And Then There is You, By Michelle Slater, MFT Intern
As a therapist, one of my interventions is to help my clients identify and examine those faulty and erroneous thought patterns that result in anxiety, depression and low self-esteem. Social comparison is one of the most common and often emotionally detrimental thought distortions that I see in my day-to-day practice at the Therapeutic Center for Anxiety and Trauma.
Research has shown that the human brain is hardwired to make comparisons. It’s easy to imagine why early humans would have engaged in these comparisons for survival where strength, youth, physique and virility determined a person’s ability to survive. Flash forward a few hundred thousand years, the practice can be downright destructive to a person’s sense of self-worth.
We are all, each and every one of us, a rich, colorful tapestry of experiences and interactions that begin forming us from the moment we make our first appearance in this world. Our conditioning, all the negative and positive aspects of our evolution, and everything in between, molds us into a singularly unique combination of personality, views, tastes, talents, interests and desires.
If we are giving too much credence to these automatic comparisons, whether in terms of waist line, apparent charm, personality, sex life, talents, achievements, relationships, intelligence, material possessions, yoga poses, paychecks, I trust that you get the idea, when we focus our attention on these comparisons, and start battering ourselves with judgments we may feel less than! We judge ourselves as lazy, anxious, depressed, and it is simply because we have quite literally abandoned ourselves for someone else's truth. I guarantee you, that the moment you leave yourself in this way, you will find discomfort and suffering.
Social Media serves as fodder for this particular distortion in thinking. Notice that people don’t generally post their worst moments, their failures, i.e. “just signed divorce papers!,” or “lost my house,” “spouse cheated on me,” you get the idea.
People do post glowing selfies with their partners and friends and children, their weight loss goals reached with before and after photos, memes, their trophies, vacations, yoga poses overlooking the ocean, standing under waterfalls… new jobs, promotions, births, marriages,…. They make the cut…But when we are comparing ourselves to those edited moments, most often, we do not make that cut. Therein lies the distortion.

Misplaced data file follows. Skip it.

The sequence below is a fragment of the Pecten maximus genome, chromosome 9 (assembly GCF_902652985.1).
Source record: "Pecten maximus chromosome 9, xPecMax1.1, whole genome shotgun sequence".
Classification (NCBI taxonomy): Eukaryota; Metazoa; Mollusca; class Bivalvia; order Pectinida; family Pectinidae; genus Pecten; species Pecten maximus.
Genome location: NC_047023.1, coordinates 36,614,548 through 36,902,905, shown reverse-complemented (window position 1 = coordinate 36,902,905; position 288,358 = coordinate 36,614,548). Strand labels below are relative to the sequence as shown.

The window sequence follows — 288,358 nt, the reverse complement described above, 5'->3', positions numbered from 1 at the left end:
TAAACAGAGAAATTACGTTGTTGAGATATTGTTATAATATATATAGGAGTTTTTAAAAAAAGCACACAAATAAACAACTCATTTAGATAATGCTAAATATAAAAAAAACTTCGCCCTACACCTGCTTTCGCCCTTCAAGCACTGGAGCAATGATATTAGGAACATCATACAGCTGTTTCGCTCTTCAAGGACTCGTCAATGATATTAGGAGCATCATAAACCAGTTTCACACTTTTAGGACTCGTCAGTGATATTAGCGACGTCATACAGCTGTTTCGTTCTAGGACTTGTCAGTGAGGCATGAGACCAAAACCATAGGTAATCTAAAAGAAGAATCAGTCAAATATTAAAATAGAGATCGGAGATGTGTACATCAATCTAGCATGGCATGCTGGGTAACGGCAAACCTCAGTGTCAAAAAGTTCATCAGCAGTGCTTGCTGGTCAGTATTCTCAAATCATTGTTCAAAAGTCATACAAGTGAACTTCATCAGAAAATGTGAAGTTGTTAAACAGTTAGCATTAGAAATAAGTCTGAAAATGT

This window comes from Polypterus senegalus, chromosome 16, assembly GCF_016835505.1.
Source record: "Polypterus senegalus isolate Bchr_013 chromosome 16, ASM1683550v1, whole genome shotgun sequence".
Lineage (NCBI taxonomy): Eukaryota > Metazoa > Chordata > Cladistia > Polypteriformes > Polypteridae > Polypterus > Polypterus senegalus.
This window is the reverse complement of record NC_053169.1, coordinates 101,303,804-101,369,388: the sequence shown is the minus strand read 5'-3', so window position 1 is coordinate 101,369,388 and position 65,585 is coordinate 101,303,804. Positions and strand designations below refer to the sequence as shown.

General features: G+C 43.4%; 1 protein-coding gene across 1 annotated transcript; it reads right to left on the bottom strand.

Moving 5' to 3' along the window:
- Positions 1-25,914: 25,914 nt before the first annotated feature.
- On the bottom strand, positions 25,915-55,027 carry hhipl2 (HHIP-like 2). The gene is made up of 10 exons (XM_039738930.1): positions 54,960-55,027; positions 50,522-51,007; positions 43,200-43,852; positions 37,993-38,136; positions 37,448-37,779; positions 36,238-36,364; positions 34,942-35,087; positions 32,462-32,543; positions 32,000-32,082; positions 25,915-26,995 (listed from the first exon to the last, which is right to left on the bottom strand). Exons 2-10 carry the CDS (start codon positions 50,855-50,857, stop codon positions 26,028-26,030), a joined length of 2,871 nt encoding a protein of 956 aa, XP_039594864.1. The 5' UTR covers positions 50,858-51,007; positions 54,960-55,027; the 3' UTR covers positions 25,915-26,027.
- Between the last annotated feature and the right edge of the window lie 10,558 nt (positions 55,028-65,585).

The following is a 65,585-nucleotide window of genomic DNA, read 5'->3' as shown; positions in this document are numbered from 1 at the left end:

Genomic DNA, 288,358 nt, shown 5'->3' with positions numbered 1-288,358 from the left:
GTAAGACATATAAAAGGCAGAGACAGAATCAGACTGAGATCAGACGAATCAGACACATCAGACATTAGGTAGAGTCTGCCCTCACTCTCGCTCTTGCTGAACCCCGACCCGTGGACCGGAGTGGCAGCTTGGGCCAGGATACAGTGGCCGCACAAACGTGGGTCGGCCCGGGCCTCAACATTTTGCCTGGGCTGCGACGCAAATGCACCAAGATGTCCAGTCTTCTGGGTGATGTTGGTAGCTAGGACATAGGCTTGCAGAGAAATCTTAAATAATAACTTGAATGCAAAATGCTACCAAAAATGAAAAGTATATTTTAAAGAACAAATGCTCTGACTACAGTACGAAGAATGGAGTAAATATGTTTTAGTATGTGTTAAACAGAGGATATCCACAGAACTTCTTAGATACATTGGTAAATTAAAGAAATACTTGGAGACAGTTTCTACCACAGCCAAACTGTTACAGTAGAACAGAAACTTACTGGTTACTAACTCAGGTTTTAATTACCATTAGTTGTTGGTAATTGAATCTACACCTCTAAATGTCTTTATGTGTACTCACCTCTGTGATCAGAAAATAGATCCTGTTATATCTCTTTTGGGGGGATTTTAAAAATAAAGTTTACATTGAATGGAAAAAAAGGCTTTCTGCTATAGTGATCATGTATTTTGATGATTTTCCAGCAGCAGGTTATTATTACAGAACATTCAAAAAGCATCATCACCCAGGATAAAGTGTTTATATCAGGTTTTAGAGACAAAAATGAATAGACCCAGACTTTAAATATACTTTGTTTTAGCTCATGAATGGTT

So what can we do? Knowledge is power. Realizing that the brain can default to these comparisons, notice when this happens. Notice how it feels in your body when you think slip into comparisons and choose to give these thoughts as little power and time as possible.
Try a different angle
If I were to compare my savings account to someone else’s, I could feel like a “failure”, yet it’s possible that I could shift to the incredible memories and the unique experience of all of my travels and experiences living abroad. Even potential “failures” and personal losses have resulted in some of the richest experiences of my life.
Think another thought.
My favorite remedy to painful comparisons is to know my self and my detailed character traits and to focus on them. One of the best ways to do this is to familiarize yourself with your very own personality. Consider learning about your Myers Briggs personality type. This personality test can be eerily accurate, though there is nothing woo woo about it. (It is based on the research of Carl Jung.)
Another way that I steer myself away from comparisons is to focus on the tastes, talents and activities that make me ridiculously happy, the more unique the better. I love snorkeling more than words. (Notice, it’s non-competitive.) I sing while riding my bike. I prefer introducing myself to and having legitimate conversations with dogs over their humans any day. Lemon ice-cream is my happy place. I could win an olympic medal in parallel parking.
Allow yourself to be inspired!
When I compare myself to my friend Amy at the gym, ohhhhh, it’s not good. When I consciously shift that self-criticism from “Ugh” to “Wow!”, I open a door to learning, curiosity, to growth, to admiration and the possibility of feeling inspired by her and by others.
Practice is necessary any time we are choosing a new approach. Change and growth occur on a continuum and take time. Knowing that our thoughts are not the truth, we can start to practice which ones feel better, we can look at old thought patterns in therapy and notice how they have and have not served us.
The author of this lovely piece, Michelle Slater, MFTI, is currently accepting new clients and can be reached at firstname.lastname@example.org or 619-272-6858 x707.